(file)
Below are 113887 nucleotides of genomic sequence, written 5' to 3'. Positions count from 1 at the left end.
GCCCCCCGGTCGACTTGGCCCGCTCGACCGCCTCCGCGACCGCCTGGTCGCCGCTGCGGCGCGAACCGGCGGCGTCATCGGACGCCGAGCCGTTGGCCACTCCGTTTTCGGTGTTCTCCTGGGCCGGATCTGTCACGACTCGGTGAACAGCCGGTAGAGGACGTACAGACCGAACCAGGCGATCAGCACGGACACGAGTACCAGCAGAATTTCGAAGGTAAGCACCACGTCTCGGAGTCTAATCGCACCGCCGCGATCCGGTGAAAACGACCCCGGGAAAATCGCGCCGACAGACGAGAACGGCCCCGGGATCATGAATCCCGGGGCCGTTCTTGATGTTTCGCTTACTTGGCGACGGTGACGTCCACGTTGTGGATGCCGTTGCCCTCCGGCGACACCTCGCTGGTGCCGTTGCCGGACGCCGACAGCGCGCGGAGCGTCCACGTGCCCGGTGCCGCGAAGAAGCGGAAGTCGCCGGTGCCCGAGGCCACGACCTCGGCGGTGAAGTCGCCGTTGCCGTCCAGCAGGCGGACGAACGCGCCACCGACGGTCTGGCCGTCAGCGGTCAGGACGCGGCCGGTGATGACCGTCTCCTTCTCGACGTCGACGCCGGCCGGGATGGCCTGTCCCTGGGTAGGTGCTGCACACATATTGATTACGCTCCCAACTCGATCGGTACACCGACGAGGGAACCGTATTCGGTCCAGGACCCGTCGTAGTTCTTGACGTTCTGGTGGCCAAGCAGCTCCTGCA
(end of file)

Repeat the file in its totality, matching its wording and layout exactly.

Below are 113887 nucleotides of genomic sequence, written 5' to 3'. Positions count from 1 at the left end.
GCCCCCCGGTCGACTTGGCCCGCTCGACCGCCTCCGCGACCGCCTGGTCGCCGCTGCGGCGCGAACCGGCGGCGTCATCGGACGCCGAGCCGTTGGCCACTCCGTTTTCGGTGTTCTCCTGGGCCGGATCTGTCACGACTCGGTGAACAGCCGGTAGAGGACGTACAGACCGAACCAGGCGATCAGCACGGACACGAGTACCAGCAGAATTTCGAAGGTAAGCACCACGTCTCGGAGTCTAATCGCACCGCCGCGATCCGGTGAAAACGACCCCGGGAAAATCGCGCCGACAGACGAGAACGGCCCCGGGATCATGAATCCCGGGGCCGTTCTTGATGTTTCGCTTACTTGGCGACGGTGACGTCCACGTTGTGGATGCCGTTGCCCTCCGGCGACACCTCGCTGGTGCCGTTGCCGGACGCCGACAGCGCGCGGAGCGTCCACGTGCCCGGTGCCGCGAAGAAGCGGAAGTCGCCGGTGCCCGAGGCCACGACCTCGGCGGTGAAGTCGCCGTTGCCGTCCAGCAGGCGGACGAACGCGCCACCGACGGTCTGGCCGTCAGCGGTCAGGACGCGGCCGGTGATGACCGTCTCCTTCTCGACGTCGACGCCGGCCGGGATGGCCTGTCCCTGGGTAGGTGCTGCACACATATTGATTACGCTCCCAACTCGATCGGTACACCGACGAGGGAACCGTATTCGGTCCAGGACCCGTCGTAGTTCTTGACGTTCTGGTGGCCAAGCAGCTCCTGCA